I argued with myself through the month of June. Should I run a classic SF novel that is unknown to today’s audience, or should I run a novel of my own about teaching. It was a big decision, since once committed, it would be six months before I could change course. I opted for the SF novel.

One the decision was made, I placed the first 20 posts in the Serial queue. Then I went on with my life, still mulling over the decision. Spirit Deer began appearing, and you all kept reading. I found no reduction in reader’s responses. Hmmm. You had stayed with me through Raven’s Run and through Voices in the Walls as well. Hmmm, again.

I started this blog to reach two audiences. First, I was looking for lovers of science fiction and fantasy who might want to read my novels, if I could make them aware of them. Second, I expected the blog to be read by new and would-be writers.

I found both but, clearly, in reverse order. Ok, I hear you. I never was comfortable with a guest novel, anyway.

New plan — I will post Symphony in a Minor Key. But first, I need to buy time. It takes many hours to turn a novel into a serial (see 245. Serializing), and my guest novel was due to start today.

No problem. I have several pieces that were published in Serial before anyone was reading this blog. I’ll recycle one or two — no one now reading has seen them, anyway — while I am preparing the next novel.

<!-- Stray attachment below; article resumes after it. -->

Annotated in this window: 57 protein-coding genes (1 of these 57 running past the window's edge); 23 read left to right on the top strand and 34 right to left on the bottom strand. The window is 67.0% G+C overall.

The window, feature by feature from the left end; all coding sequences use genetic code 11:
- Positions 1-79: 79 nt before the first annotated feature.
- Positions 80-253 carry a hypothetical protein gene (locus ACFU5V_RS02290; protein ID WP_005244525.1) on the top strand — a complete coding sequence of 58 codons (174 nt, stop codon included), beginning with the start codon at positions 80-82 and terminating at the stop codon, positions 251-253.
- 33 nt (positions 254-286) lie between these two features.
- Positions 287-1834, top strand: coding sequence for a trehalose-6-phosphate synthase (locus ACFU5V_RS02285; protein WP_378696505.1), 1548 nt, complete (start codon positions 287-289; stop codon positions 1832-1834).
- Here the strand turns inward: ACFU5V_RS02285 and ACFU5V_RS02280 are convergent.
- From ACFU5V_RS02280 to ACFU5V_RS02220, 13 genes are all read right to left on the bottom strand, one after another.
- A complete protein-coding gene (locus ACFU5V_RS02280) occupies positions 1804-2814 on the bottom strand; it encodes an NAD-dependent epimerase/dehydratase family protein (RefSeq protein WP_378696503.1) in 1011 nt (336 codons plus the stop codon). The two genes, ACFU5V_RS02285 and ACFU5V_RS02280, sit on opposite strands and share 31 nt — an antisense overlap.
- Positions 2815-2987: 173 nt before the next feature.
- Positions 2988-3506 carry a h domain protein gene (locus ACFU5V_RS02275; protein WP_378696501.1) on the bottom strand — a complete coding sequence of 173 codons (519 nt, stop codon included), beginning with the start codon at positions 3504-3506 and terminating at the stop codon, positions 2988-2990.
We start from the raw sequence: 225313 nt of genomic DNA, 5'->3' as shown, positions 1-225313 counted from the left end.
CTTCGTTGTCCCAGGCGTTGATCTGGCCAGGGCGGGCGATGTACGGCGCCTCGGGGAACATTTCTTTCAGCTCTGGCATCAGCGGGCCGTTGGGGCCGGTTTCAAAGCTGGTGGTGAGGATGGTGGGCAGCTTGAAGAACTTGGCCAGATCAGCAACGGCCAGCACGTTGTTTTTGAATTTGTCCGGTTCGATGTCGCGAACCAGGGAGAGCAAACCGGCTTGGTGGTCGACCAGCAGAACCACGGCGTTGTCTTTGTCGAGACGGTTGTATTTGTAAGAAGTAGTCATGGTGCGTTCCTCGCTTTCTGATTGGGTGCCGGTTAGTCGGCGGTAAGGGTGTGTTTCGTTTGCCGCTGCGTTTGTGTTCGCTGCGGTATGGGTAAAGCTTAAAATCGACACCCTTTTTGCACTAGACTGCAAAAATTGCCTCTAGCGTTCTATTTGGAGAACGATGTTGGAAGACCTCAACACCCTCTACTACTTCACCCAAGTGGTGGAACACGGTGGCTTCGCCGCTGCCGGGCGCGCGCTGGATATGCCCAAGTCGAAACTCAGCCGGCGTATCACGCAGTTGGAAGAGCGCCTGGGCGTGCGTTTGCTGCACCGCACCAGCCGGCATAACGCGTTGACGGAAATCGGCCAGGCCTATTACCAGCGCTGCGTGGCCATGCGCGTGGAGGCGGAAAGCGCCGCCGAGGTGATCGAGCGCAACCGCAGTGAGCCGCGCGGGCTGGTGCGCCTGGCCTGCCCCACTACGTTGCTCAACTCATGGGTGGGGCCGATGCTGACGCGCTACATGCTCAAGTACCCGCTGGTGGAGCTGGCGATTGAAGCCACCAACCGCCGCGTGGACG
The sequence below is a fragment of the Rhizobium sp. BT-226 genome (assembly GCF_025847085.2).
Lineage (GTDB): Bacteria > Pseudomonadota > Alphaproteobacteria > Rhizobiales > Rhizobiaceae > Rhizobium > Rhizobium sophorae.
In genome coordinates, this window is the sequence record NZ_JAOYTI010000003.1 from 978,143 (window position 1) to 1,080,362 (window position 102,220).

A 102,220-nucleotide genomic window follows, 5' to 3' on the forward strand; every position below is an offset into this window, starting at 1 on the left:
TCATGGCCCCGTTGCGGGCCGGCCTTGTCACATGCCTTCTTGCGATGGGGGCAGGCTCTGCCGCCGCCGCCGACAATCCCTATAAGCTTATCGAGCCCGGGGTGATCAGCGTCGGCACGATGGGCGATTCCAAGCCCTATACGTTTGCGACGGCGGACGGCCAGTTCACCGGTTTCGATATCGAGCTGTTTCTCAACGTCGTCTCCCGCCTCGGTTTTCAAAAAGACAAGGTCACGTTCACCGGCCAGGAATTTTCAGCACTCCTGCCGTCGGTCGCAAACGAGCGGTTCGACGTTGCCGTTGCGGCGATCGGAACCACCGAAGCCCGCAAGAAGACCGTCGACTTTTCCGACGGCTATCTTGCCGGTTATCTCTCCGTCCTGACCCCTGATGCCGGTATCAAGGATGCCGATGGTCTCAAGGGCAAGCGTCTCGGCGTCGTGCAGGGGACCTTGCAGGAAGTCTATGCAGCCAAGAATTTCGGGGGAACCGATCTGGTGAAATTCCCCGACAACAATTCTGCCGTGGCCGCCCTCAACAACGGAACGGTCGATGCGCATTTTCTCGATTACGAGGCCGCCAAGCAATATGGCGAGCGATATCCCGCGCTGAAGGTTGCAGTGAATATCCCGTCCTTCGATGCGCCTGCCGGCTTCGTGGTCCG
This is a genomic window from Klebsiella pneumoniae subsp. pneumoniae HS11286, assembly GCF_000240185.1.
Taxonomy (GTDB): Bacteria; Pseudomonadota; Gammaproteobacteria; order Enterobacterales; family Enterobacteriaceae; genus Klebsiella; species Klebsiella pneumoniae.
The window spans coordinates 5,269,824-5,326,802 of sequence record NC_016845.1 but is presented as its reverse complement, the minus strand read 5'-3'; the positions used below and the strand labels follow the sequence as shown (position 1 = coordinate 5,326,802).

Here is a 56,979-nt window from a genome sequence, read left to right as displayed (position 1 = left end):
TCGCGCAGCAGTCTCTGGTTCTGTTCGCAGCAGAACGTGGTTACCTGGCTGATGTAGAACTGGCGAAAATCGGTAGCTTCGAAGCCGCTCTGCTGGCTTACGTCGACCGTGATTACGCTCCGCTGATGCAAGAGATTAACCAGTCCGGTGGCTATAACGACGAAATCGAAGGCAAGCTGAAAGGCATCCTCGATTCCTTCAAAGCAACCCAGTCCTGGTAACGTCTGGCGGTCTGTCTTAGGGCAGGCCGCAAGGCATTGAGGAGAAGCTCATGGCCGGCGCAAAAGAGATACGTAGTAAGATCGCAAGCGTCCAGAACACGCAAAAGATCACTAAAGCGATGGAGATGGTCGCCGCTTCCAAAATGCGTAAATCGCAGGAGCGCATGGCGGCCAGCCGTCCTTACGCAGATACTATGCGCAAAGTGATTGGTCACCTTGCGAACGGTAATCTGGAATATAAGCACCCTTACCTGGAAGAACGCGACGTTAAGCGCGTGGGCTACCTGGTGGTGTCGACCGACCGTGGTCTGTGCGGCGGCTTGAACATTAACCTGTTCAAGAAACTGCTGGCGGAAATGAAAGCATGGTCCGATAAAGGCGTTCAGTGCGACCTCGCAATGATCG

Blondel of Arden, beginning in Serial today.

398. Summing Up Spirit Deer

Today Spirit Deer ends with a short post. Tim is home and all is well.

Here’s a short summing up for those who missed the start. Spirit Deer has appeared in two major forms. It was first a book for adults, with a thirty-something Tim Carson, who had a wife, a job, friends, and included various events which have since been excised. It was a carefully chosen story that offered me no research difficulties. The entire purpose of the original Spirit Deer was to see if I could write day after day until a novel length manuscript emerged. I could. It did. And I never stopped writing.

Years later I pared it back to its core story and recast it as a juvenile, which is what I have presented here.